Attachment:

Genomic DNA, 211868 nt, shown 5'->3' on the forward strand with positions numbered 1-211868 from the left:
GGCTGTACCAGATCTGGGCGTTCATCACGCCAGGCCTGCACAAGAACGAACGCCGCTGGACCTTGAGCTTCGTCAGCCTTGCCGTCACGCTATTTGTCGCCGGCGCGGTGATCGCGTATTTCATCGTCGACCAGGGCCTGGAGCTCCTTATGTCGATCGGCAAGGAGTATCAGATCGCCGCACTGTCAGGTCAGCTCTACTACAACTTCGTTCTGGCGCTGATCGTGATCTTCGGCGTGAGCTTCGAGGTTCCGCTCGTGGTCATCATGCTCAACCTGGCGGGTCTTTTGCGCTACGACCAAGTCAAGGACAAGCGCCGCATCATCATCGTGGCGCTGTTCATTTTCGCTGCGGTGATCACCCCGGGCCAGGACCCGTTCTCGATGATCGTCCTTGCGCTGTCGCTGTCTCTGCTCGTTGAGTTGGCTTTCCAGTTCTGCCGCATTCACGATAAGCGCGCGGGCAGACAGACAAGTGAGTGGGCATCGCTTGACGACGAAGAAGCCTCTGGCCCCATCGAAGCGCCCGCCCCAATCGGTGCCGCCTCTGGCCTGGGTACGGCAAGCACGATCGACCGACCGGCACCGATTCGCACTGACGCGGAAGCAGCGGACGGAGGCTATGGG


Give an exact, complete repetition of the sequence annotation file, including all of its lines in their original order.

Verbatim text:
Genomic DNA, 211868 nt, shown 5'->3' on the forward strand with positions numbered 1-211868 from the left:
GGCTGTACCAGATCTGGGCGTTCATCACGCCAGGCCTGCACAAGAACGAACGCCGCTGGACCTTGAGCTTCGTCAGCCTTGCCGTCACGCTATTTGTCGCCGGCGCGGTGATCGCGTATTTCATCGTCGACCAGGGCCTGGAGCTCCTTATGTCGATCGGCAAGGAGTATCAGATCGCCGCACTGTCAGGTCAGCTCTACTACAACTTCGTTCTGGCGCTGATCGTGATCTTCGGCGTGAGCTTCGAGGTTCCGCTCGTGGTCATCATGCTCAACCTGGCGGGTCTTTTGCGCTACGACCAAGTCAAGGACAAGCGCCGCATCATCATCGTGGCGCTGTTCATTTTCGCTGCGGTGATCACCCCGGGCCAGGACCCGTTCTCGATGATCGTCCTTGCGCTGTCGCTGTCTCTGCTCGTTGAGTTGGCTTTCCAGTTCTGCCGCATTCACGATAAGCGCGCGGGCAGACAGACAAGTGAGTGGGCATCGCTTGACGACGAAGAAGCCTCTGGCCCCATCGAAGCGCCCGCCCCAATCGGTGCCGCCTCTGGCCTGGGTACGGCAAGCACGATCGACCGACCGGCACCGATTCGCACTGACGCGGAAGCAGCGGACGGAGGCTATGGG